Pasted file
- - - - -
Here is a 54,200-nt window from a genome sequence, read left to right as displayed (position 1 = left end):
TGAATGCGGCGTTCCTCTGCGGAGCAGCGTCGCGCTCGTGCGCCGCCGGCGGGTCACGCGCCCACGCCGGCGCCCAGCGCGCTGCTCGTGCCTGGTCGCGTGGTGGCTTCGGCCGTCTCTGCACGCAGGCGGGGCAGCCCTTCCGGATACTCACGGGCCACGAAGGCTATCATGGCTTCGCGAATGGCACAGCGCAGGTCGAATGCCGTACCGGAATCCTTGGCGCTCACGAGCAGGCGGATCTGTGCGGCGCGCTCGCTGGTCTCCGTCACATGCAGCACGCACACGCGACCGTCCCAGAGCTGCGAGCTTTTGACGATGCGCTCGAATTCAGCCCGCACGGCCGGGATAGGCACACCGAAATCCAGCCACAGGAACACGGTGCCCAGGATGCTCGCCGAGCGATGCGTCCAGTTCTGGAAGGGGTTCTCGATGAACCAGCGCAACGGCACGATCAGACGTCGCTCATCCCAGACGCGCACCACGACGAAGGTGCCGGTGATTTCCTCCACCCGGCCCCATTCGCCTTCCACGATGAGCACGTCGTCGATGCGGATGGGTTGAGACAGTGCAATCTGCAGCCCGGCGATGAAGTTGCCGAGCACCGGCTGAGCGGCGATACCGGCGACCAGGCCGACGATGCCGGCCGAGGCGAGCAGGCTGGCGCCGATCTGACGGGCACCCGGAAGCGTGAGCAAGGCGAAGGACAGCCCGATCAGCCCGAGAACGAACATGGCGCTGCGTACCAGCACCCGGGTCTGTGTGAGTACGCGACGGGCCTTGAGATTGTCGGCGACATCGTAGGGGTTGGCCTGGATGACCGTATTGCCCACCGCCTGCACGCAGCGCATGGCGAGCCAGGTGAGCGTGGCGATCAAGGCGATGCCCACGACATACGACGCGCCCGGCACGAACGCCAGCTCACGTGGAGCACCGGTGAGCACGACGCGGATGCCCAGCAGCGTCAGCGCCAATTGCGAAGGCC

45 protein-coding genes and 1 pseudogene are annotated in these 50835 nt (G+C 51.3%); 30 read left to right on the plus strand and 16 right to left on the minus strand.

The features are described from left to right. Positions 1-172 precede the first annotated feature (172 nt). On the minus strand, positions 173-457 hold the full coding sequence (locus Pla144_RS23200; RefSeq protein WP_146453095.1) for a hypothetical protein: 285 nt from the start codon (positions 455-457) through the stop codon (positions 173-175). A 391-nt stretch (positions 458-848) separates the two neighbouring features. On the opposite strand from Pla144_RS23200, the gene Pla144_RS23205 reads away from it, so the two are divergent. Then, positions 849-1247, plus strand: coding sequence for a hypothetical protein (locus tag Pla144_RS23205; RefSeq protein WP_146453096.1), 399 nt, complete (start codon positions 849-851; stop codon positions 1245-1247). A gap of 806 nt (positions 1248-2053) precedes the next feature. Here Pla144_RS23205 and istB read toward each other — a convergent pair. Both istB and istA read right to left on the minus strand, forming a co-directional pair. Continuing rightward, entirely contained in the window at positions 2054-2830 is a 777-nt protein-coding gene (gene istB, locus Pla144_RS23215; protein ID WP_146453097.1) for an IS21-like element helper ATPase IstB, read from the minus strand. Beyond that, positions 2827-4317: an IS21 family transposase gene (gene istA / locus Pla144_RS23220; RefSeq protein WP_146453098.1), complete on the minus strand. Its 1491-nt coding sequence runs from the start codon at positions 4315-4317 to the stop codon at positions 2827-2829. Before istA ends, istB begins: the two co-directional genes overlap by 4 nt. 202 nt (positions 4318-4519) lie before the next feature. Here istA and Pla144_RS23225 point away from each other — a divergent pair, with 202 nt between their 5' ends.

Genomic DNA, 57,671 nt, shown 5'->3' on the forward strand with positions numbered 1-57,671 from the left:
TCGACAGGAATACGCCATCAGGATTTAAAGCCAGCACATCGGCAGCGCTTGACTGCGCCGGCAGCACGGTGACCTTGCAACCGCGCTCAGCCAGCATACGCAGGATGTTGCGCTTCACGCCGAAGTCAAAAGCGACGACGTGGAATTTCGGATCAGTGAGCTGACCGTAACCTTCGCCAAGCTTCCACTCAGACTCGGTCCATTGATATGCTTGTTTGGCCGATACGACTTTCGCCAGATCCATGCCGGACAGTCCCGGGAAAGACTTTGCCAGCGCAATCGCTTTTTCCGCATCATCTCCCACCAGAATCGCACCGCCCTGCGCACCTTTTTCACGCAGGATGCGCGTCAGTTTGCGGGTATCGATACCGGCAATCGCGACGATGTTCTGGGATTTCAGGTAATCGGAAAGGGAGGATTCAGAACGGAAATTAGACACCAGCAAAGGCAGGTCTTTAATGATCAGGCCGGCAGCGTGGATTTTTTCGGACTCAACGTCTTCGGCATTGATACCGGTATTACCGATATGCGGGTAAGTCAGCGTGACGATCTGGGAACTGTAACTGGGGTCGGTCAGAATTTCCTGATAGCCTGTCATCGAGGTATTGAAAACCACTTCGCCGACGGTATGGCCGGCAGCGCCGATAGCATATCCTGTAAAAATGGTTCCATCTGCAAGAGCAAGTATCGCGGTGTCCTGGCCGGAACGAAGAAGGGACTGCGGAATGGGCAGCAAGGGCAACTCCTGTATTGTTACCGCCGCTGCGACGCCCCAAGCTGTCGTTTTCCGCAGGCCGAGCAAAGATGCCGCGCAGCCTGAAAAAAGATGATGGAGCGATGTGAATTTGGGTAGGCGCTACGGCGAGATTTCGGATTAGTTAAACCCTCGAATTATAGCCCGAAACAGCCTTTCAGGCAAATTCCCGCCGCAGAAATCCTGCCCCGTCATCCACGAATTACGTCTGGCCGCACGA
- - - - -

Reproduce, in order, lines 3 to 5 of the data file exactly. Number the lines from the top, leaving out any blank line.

45 protein-coding genes and 1 pseudogene are annotated in these 50835 nt (G+C 51.3%); 30 read left to right on the plus strand and 16 right to left on the minus strand.

The features are described from left to right. Positions 1-172 precede the first annotated feature (172 nt). On the minus strand, positions 173-457 hold the full coding sequence (locus Pla144_RS23200; RefSeq protein WP_146453095.1) for a hypothetical protein: 285 nt from the start codon (positions 455-457) through the stop codon (positions 173-175). A 391-nt stretch (positions 458-848) separates the two neighbouring features. On the opposite strand from Pla144_RS23200, the gene Pla144_RS23205 reads away from it, so the two are divergent. Then, positions 849-1247, plus strand: coding sequence for a hypothetical protein (locus tag Pla144_RS23205; RefSeq protein WP_146453096.1), 399 nt, complete (start codon positions 849-851; stop codon positions 1245-1247). A gap of 806 nt (positions 1248-2053) precedes the next feature. Here Pla144_RS23205 and istB read toward each other — a convergent pair. Both istB and istA read right to left on the minus strand, forming a co-directional pair. Continuing rightward, entirely contained in the window at positions 2054-2830 is a 777-nt protein-coding gene (gene istB, locus Pla144_RS23215; protein ID WP_146453097.1) for an IS21-like element helper ATPase IstB, read from the minus strand. Beyond that, positions 2827-4317: an IS21 family transposase gene (gene istA / locus Pla144_RS23220; RefSeq protein WP_146453098.1), complete on the minus strand. Its 1491-nt coding sequence runs from the start codon at positions 4315-4317 to the stop codon at positions 2827-2829. Before istA ends, istB begins: the two co-directional genes overlap by 4 nt. 202 nt (positions 4318-4519) lie before the next feature. Here istA and Pla144_RS23225 point away from each other — a divergent pair, with 202 nt between their 5' ends.

Genomic DNA, 57,671 nt, shown 5'->3' on the forward strand with positions numbered 1-57,671 from the left: